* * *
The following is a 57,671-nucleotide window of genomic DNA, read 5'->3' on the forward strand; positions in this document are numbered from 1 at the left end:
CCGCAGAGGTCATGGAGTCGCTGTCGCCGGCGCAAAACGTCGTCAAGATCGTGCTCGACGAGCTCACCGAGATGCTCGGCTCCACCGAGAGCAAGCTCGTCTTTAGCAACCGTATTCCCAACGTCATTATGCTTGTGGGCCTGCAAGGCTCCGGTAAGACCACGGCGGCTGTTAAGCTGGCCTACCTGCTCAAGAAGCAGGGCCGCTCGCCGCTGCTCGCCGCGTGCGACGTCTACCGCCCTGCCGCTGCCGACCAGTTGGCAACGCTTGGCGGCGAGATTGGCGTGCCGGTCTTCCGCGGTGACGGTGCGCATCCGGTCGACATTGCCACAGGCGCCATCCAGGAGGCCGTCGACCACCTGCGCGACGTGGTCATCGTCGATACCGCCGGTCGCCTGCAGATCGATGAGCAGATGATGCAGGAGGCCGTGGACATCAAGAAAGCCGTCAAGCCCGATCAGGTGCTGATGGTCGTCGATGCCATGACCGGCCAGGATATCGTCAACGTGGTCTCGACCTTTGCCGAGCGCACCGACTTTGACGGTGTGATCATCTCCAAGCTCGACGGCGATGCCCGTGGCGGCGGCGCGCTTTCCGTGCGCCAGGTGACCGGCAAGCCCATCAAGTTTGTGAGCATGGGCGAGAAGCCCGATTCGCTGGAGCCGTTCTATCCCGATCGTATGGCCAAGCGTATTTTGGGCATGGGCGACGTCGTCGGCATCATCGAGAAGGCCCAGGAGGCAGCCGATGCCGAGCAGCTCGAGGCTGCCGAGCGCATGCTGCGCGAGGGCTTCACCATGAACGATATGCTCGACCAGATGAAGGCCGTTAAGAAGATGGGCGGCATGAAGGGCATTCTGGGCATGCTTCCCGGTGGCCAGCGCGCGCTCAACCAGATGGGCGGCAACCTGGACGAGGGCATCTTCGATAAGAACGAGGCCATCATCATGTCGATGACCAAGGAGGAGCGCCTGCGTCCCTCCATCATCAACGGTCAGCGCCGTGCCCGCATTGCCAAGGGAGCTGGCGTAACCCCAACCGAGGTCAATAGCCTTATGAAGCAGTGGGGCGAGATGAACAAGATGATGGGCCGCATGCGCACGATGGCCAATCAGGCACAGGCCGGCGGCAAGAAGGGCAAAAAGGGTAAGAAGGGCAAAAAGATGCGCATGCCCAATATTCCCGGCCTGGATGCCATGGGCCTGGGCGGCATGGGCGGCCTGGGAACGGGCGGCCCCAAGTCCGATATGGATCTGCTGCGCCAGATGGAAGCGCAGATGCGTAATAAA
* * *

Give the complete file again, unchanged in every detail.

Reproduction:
The following is a 57,671-nucleotide window of genomic DNA, read 5'->3' on the forward strand; positions in this document are numbered from 1 at the left end:
CCGCAGAGGTCATGGAGTCGCTGTCGCCGGCGCAAAACGTCGTCAAGATCGTGCTCGACGAGCTCACCGAGATGCTCGGCTCCACCGAGAGCAAGCTCGTCTTTAGCAACCGTATTCCCAACGTCATTATGCTTGTGGGCCTGCAAGGCTCCGGTAAGACCACGGCGGCTGTTAAGCTGGCCTACCTGCTCAAGAAGCAGGGCCGCTCGCCGCTGCTCGCCGCGTGCGACGTCTACCGCCCTGCCGCTGCCGACCAGTTGGCAACGCTTGGCGGCGAGATTGGCGTGCCGGTCTTCCGCGGTGACGGTGCGCATCCGGTCGACATTGCCACAGGCGCCATCCAGGAGGCCGTCGACCACCTGCGCGACGTGGTCATCGTCGATACCGCCGGTCGCCTGCAGATCGATGAGCAGATGATGCAGGAGGCCGTGGACATCAAGAAAGCCGTCAAGCCCGATCAGGTGCTGATGGTCGTCGATGCCATGACCGGCCAGGATATCGTCAACGTGGTCTCGACCTTTGCCGAGCGCACCGACTTTGACGGTGTGATCATCTCCAAGCTCGACGGCGATGCCCGTGGCGGCGGCGCGCTTTCCGTGCGCCAGGTGACCGGCAAGCCCATCAAGTTTGTGAGCATGGGCGAGAAGCCCGATTCGCTGGAGCCGTTCTATCCCGATCGTATGGCCAAGCGTATTTTGGGCATGGGCGACGTCGTCGGCATCATCGAGAAGGCCCAGGAGGCAGCCGATGCCGAGCAGCTCGAGGCTGCCGAGCGCATGCTGCGCGAGGGCTTCACCATGAACGATATGCTCGACCAGATGAAGGCCGTTAAGAAGATGGGCGGCATGAAGGGCATTCTGGGCATGCTTCCCGGTGGCCAGCGCGCGCTCAACCAGATGGGCGGCAACCTGGACGAGGGCATCTTCGATAAGAACGAGGCCATCATCATGTCGATGACCAAGGAGGAGCGCCTGCGTCCCTCCATCATCAACGGTCAGCGCCGTGCCCGCATTGCCAAGGGAGCTGGCGTAACCCCAACCGAGGTCAATAGCCTTATGAAGCAGTGGGGCGAGATGAACAAGATGATGGGCCGCATGCGCACGATGGCCAATCAGGCACAGGCCGGCGGCAAGAAGGGCAAAAAGGGTAAGAAGGGCAAAAAGATGCGCATGCCCAATATTCCCGGCCTGGATGCCATGGGCCTGGGCGGCATGGGCGGCCTGGGAACGGGCGGCCCCAAGTCCGATATGGATCTGCTGCGCCAGATGGAAGCGCAGATGCGTAATAAA